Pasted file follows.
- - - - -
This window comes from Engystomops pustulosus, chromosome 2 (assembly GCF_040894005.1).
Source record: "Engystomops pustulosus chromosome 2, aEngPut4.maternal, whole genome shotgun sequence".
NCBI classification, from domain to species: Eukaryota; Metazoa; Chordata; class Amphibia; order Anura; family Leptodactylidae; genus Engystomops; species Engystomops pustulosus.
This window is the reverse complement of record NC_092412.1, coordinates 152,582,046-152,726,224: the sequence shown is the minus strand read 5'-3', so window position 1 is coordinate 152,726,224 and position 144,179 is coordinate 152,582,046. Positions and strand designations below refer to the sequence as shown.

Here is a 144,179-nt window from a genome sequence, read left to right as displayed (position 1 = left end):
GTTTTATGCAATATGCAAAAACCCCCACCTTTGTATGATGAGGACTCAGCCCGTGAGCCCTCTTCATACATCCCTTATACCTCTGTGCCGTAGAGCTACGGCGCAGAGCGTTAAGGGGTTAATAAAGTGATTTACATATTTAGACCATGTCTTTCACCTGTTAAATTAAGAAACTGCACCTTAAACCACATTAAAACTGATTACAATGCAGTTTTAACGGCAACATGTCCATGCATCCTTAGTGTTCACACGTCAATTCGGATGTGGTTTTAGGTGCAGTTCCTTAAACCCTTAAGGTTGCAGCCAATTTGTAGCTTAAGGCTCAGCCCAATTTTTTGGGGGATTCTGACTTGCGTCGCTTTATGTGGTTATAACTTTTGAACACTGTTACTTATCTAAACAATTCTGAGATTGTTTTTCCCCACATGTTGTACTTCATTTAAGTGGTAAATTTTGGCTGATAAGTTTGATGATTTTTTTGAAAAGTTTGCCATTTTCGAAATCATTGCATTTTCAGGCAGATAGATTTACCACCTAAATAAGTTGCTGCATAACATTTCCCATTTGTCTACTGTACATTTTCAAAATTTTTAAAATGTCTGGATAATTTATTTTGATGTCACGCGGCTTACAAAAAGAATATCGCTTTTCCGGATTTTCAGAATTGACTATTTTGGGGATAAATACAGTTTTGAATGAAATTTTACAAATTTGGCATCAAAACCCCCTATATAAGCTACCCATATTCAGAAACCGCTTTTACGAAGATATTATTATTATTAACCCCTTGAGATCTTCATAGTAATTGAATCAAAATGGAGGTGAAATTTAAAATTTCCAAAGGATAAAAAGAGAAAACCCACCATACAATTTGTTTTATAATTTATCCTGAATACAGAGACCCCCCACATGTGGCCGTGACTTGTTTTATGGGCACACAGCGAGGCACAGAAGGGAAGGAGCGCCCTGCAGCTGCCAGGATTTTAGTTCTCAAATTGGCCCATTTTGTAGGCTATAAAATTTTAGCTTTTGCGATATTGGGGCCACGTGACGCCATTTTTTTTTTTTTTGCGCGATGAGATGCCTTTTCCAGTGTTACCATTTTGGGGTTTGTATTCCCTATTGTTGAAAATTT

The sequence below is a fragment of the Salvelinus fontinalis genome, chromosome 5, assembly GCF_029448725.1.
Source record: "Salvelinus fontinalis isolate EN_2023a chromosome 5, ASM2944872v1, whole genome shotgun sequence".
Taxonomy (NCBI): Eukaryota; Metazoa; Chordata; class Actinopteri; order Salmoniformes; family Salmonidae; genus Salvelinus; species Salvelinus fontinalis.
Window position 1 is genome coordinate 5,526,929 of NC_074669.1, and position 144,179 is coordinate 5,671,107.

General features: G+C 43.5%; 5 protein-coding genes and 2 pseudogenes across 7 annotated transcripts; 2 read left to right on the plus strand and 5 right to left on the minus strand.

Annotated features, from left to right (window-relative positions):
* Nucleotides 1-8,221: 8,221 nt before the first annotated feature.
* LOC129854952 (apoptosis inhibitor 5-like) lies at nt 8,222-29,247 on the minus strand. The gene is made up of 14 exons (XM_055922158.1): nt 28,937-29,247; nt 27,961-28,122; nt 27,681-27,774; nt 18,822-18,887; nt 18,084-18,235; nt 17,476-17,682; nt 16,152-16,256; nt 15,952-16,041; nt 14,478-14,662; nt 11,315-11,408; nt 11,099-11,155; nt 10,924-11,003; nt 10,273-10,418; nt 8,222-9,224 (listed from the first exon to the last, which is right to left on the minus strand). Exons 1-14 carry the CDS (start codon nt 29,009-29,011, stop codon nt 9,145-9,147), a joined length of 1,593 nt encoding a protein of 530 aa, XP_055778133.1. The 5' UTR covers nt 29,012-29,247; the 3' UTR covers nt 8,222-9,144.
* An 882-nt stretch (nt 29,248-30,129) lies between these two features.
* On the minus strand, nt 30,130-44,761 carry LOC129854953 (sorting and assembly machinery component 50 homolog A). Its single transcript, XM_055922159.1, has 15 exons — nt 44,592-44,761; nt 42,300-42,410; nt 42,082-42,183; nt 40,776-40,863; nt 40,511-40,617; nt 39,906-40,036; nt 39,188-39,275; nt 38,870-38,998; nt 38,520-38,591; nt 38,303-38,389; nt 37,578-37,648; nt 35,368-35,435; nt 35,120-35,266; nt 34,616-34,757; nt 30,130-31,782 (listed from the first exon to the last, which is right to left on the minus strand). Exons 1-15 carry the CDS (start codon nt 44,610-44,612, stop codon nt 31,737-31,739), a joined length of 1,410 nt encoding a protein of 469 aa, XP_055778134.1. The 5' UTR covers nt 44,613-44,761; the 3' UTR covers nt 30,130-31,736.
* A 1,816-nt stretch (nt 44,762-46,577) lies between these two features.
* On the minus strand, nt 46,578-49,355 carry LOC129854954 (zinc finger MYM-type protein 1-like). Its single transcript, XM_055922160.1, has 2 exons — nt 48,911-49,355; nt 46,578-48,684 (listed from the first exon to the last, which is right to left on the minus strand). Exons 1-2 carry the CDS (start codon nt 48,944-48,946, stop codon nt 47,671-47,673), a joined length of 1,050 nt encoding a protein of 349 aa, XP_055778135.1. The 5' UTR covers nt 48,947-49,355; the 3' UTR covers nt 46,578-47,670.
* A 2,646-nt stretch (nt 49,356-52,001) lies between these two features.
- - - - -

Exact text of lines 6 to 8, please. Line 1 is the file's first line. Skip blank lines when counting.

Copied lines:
GTTTTATGCAATATGCAAAAACCCCCACCTTTGTATGATGAGGACTCAGCCCGTGAGCCCTCTTCATACATCCCTTATACCTCTGTGCCGTAGAGCTACGGCGCAGAGCGTTAAGGGGTTAATAAAGTGATTTACATATTTAGACCATGTCTTTCACCTGTTAAATTAAGAAACTGCACCTTAAACCACATTAAAACTGATTACAATGCAGTTTTAACGGCAACATGTCCATGCATCCTTAGTGTTCACACGTCAATTCGGATGTGGTTTTAGGTGCAGTTCCTTAAACCCTTAAGGTTGCAGCCAATTTGTAGCTTAAGGCTCAGCCCAATTTTTTGGGGGATTCTGACTTGCGTCGCTTTATGTGGTTATAACTTTTGAACACTGTTACTTATCTAAACAATTCTGAGATTGTTTTTCCCCACATGTTGTACTTCATTTAAGTGGTAAATTTTGGCTGATAAGTTTGATGATTTTTTTGAAAAGTTTGCCATTTTCGAAATCATTGCATTTTCAGGCAGATAGATTTACCACCTAAATAAGTTGCTGCATAACATTTCCCATTTGTCTACTGTACATTTTCAAAATTTTTAAAATGTCTGGATAATTTATTTTGATGTCACGCGGCTTACAAAAAGAATATCGCTTTTCCGGATTTTCAGAATTGACTATTTTGGGGATAAATACAGTTTTGAATGAAATTTTACAAATTTGGCATCAAAACCCCCTATATAAGCTACCCATATTCAGAAACCGCTTTTACGAAGATATTATTATTATTAACCCCTTGAGATCTTCATAGTAATTGAATCAAAATGGAGGTGAAATTTAAAATTTCCAAAGGATAAAAAGAGAAAACCCACCATACAATTTGTTTTATAATTTATCCTGAATACAGAGACCCCCCACATGTGGCCGTGACTTGTTTTATGGGCACACAGCGAGGCACAGAAGGGAAGGAGCGCCCTGCAGCTGCCAGGATTTTAGTTCTCAAATTGGCCCATTTTGTAGGCTATAAAATTTTAGCTTTTGCGATATTGGGGCCACGTGACGCCATTTTTTTTTTTTTTGCGCGATGAGATGCCTTTTCCAGTGTTACCATTTTGGGGTTTGTATTCCCTATTGTTGAAAATTT

The sequence below is a fragment of the Salvelinus fontinalis genome, chromosome 5, assembly GCF_029448725.1.
Source record: "Salvelinus fontinalis isolate EN_2023a chromosome 5, ASM2944872v1, whole genome shotgun sequence".